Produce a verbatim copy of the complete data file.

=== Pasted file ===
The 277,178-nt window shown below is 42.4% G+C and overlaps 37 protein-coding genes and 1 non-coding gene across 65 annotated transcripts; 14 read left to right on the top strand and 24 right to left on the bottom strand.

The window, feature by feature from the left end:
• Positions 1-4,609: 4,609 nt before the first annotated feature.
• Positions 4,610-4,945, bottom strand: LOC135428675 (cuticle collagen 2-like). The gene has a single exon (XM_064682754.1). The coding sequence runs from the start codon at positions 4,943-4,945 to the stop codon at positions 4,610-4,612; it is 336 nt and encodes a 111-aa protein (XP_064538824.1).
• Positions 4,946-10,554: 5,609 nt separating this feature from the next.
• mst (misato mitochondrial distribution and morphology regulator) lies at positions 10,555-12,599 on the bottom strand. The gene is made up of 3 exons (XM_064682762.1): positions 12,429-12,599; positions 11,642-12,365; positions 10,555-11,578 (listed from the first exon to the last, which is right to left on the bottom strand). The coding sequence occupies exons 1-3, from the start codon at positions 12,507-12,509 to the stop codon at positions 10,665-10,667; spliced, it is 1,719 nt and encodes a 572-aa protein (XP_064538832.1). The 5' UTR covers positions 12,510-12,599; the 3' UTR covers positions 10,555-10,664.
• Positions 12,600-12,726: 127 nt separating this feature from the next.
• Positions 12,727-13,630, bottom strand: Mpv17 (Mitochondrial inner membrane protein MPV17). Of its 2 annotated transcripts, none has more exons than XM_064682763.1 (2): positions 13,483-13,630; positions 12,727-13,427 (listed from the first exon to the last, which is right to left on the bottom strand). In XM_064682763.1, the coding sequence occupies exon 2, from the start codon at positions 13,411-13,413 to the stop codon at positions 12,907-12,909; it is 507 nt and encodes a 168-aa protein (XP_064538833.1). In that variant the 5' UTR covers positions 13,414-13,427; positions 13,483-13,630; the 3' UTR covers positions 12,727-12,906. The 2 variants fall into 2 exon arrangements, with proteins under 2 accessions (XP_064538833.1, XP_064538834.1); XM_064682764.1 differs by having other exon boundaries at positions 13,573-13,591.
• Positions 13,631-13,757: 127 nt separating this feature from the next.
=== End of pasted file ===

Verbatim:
The 277,178-nt window shown below is 42.4% G+C and overlaps 37 protein-coding genes and 1 non-coding gene across 65 annotated transcripts; 14 read left to right on the top strand and 24 right to left on the bottom strand.

The window, feature by feature from the left end:
• Positions 1-4,609: 4,609 nt before the first annotated feature.
• Positions 4,610-4,945, bottom strand: LOC135428675 (cuticle collagen 2-like). The gene has a single exon (XM_064682754.1). The coding sequence runs from the start codon at positions 4,943-4,945 to the stop codon at positions 4,610-4,612; it is 336 nt and encodes a 111-aa protein (XP_064538824.1).
• Positions 4,946-10,554: 5,609 nt separating this feature from the next.
• mst (misato mitochondrial distribution and morphology regulator) lies at positions 10,555-12,599 on the bottom strand. The gene is made up of 3 exons (XM_064682762.1): positions 12,429-12,599; positions 11,642-12,365; positions 10,555-11,578 (listed from the first exon to the last, which is right to left on the bottom strand). The coding sequence occupies exons 1-3, from the start codon at positions 12,507-12,509 to the stop codon at positions 10,665-10,667; spliced, it is 1,719 nt and encodes a 572-aa protein (XP_064538832.1). The 5' UTR covers positions 12,510-12,599; the 3' UTR covers positions 10,555-10,664.
• Positions 12,600-12,726: 127 nt separating this feature from the next.
• Positions 12,727-13,630, bottom strand: Mpv17 (Mitochondrial inner membrane protein MPV17). Of its 2 annotated transcripts, none has more exons than XM_064682763.1 (2): positions 13,483-13,630; positions 12,727-13,427 (listed from the first exon to the last, which is right to left on the bottom strand). In XM_064682763.1, the coding sequence occupies exon 2, from the start codon at positions 13,411-13,413 to the stop codon at positions 12,907-12,909; it is 507 nt and encodes a 168-aa protein (XP_064538833.1). In that variant the 5' UTR covers positions 13,414-13,427; positions 13,483-13,630; the 3' UTR covers positions 12,727-12,906. The 2 variants fall into 2 exon arrangements, with proteins under 2 accessions (XP_064538833.1, XP_064538834.1); XM_064682764.1 differs by having other exon boundaries at positions 13,573-13,591.
• Positions 13,631-13,757: 127 nt separating this feature from the next.